Study Notes on Isoquants. After reading this article you will learn about: 1. Meaning of Isoquants 2. Properties of an Isoquant 3. Ridge Lines: The Economic Region of Production.

### Meaning of Isoquants:

The Greek word ‘iso’ means ‘equal’ or ‘same’ and ‘quant’ is the short form of quantity. Thus an isoquant is a curve along which output is the same. For the sake of analysis, we are assuming that a producer employs two inputs—labour (L) and capital (K).

A firm can produce a certain amount of a commodity by employing different combi­nations of labour and capital. When this information is plotted on a graph paper, we obtain an isoquant.

A particular level of output may be obtained if the above combinations of labour and capital are utilized (Table 3.3):

The above table tells us that to produce 50 units of output, the producer can choose 1 unit of labour and 15 units of capital (i.e., combination A). However, if he chooses combination B or C or D or E, the same volume of output will be obtained.

Thus, he is indifferent about what combination of inputs to choose. Whatever the combination he chooses, the firm’s output level remains fixed at 50 units. If we plot this information in a graph paper, we will obtain production indifference curve or equal output curve, as shown in Fig. 3.3.

In Fig. 3.3, labour is measured along the horizontal axis and capital is measured along the vertical axis. We have drawn an isoproduct curve represented by a curve IQ50. Point A on IQ50 represents just one possible combination of labour and capital which can be used to produce 50 units of output.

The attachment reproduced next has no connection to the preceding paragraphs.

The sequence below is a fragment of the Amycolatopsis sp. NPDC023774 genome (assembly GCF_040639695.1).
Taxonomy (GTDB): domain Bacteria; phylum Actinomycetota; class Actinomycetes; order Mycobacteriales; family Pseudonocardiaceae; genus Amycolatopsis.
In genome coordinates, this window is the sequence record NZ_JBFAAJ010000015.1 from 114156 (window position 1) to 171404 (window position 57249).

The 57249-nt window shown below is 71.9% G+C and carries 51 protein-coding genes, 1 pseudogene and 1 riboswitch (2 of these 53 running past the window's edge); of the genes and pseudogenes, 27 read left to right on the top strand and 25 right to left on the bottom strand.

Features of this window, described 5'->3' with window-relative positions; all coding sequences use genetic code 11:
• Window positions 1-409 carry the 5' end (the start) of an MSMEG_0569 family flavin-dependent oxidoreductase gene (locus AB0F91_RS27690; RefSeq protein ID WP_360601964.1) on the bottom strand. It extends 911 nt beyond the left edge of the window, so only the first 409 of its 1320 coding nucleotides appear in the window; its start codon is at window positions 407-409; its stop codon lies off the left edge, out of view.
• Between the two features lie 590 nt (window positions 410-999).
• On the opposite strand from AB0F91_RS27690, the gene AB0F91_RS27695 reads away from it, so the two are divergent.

Point B is another possible combination of labour and capital to produce the same level of output. But at point B, more labour and less capital are used. Points C, D and E have similar meanings. Now by joining these points we get an isoquant. Each and every point on an isoquant represents the same level of output.

Thus an isoquant represents different combinations of two inputs, i.e., labour and capital that yield the same level of output. An isoquant is a contour line showing different combinations of inputs that are physically capable of producing a given amount of output.

A family of isoquant is called isoquant map. Higher-order isoquant represents higher level of output. By employing more labour and capital, a firm can produce large output. Thus, IQ100 lies above IQ50.

In this connection, we may point out the primary difference between indifference curve and isoquant. An indifference curve represents the same level of satisfaction or utility which is not quantifiable. On the other hand, though same level of output is represented on an isoquant, output is a measurable magnitude.

### Properties of an Isoquant:

Like an indifference curve in the consumer plane, a production indifference curve or an isoquant has the following properties:

i. An isoquant normally slopes downward from left to right. Or it has a negative slope.